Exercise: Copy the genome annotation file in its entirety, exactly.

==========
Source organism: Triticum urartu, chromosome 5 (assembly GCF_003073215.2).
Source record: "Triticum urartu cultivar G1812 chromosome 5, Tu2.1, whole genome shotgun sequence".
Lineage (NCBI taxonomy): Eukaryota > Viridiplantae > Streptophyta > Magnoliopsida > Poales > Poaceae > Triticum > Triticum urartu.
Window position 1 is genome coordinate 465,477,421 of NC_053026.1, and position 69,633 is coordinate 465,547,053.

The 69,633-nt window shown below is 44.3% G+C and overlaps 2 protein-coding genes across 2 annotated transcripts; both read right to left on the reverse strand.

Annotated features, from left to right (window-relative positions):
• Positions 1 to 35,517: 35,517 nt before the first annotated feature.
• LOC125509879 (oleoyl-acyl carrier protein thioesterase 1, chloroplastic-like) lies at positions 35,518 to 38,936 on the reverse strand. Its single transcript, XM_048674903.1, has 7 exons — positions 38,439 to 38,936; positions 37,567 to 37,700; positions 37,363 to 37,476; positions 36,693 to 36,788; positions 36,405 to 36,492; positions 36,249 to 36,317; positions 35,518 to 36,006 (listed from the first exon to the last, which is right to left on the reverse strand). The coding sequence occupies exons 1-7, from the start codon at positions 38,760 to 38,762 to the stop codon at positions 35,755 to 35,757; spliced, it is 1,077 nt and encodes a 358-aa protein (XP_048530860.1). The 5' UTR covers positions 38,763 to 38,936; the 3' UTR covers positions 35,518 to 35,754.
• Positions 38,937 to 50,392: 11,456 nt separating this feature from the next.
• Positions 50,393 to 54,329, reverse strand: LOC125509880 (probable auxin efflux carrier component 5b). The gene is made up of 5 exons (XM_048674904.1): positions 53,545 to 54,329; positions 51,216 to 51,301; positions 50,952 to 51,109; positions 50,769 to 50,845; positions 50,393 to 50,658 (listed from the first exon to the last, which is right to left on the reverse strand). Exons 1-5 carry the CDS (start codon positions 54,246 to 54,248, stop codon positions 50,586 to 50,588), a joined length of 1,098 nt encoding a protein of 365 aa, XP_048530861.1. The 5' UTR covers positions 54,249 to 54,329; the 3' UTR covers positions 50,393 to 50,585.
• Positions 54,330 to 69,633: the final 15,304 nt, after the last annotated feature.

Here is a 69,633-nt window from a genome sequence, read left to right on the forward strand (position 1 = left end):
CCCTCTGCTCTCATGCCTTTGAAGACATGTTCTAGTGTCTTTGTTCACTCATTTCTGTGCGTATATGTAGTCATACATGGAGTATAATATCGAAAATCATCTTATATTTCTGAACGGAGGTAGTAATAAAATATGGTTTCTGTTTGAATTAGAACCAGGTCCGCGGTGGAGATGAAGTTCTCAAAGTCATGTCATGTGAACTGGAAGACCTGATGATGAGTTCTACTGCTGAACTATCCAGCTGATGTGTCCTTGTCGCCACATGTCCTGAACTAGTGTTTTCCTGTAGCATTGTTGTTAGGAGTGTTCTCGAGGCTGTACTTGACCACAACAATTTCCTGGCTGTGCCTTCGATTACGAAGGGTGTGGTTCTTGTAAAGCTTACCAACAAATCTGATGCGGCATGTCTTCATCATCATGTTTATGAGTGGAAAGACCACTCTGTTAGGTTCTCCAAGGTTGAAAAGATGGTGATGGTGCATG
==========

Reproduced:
Source organism: Triticum urartu, chromosome 5 (assembly GCF_003073215.2).
Source record: "Triticum urartu cultivar G1812 chromosome 5, Tu2.1, whole genome shotgun sequence".
Lineage (NCBI taxonomy): Eukaryota > Viridiplantae > Streptophyta > Magnoliopsida > Poales > Poaceae > Triticum > Triticum urartu.
Window position 1 is genome coordinate 465,477,421 of NC_053026.1, and position 69,633 is coordinate 465,547,053.

The 69,633-nt window shown below is 44.3% G+C and overlaps 2 protein-coding genes across 2 annotated transcripts; both read right to left on the reverse strand.

Annotated features, from left to right (window-relative positions):
• Positions 1 to 35,517: 35,517 nt before the first annotated feature.
• LOC125509879 (oleoyl-acyl carrier protein thioesterase 1, chloroplastic-like) lies at positions 35,518 to 38,936 on the reverse strand. Its single transcript, XM_048674903.1, has 7 exons — positions 38,439 to 38,936; positions 37,567 to 37,700; positions 37,363 to 37,476; positions 36,693 to 36,788; positions 36,405 to 36,492; positions 36,249 to 36,317; positions 35,518 to 36,006 (listed from the first exon to the last, which is right to left on the reverse strand). The coding sequence occupies exons 1-7, from the start codon at positions 38,760 to 38,762 to the stop codon at positions 35,755 to 35,757; spliced, it is 1,077 nt and encodes a 358-aa protein (XP_048530860.1). The 5' UTR covers positions 38,763 to 38,936; the 3' UTR covers positions 35,518 to 35,754.
• Positions 38,937 to 50,392: 11,456 nt separating this feature from the next.
• Positions 50,393 to 54,329, reverse strand: LOC125509880 (probable auxin efflux carrier component 5b). The gene is made up of 5 exons (XM_048674904.1): positions 53,545 to 54,329; positions 51,216 to 51,301; positions 50,952 to 51,109; positions 50,769 to 50,845; positions 50,393 to 50,658 (listed from the first exon to the last, which is right to left on the reverse strand). Exons 1-5 carry the CDS (start codon positions 54,246 to 54,248, stop codon positions 50,586 to 50,588), a joined length of 1,098 nt encoding a protein of 365 aa, XP_048530861.1. The 5' UTR covers positions 54,249 to 54,329; the 3' UTR covers positions 50,393 to 50,585.
• Positions 54,330 to 69,633: the final 15,304 nt, after the last annotated feature.

Here is a 69,633-nt window from a genome sequence, read left to right on the forward strand (position 1 = left end):
CCCTCTGCTCTCATGCCTTTGAAGACATGTTCTAGTGTCTTTGTTCACTCATTTCTGTGCGTATATGTAGTCATACATGGAGTATAATATCGAAAATCATCTTATATTTCTGAACGGAGGTAGTAATAAAATATGGTTTCTGTTTGAATTAGAACCAGGTCCGCGGTGGAGATGAAGTTCTCAAAGTCATGTCATGTGAACTGGAAGACCTGATGATGAGTTCTACTGCTGAACTATCCAGCTGATGTGTCCTTGTCGCCACATGTCCTGAACTAGTGTTTTCCTGTAGCATTGTTGTTAGGAGTGTTCTCGAGGCTGTACTTGACCACAACAATTTCCTGGCTGTGCCTTCGATTACGAAGGGTGTGGTTCTTGTAAAGCTTACCAACAAATCTGATGCGGCATGTCTTCATCATCATGTTTATGAGTGGAAAGACCACTCTGTTAGGTTCTCCAAGGTTGAAAAGATGGTGATGGTGCATG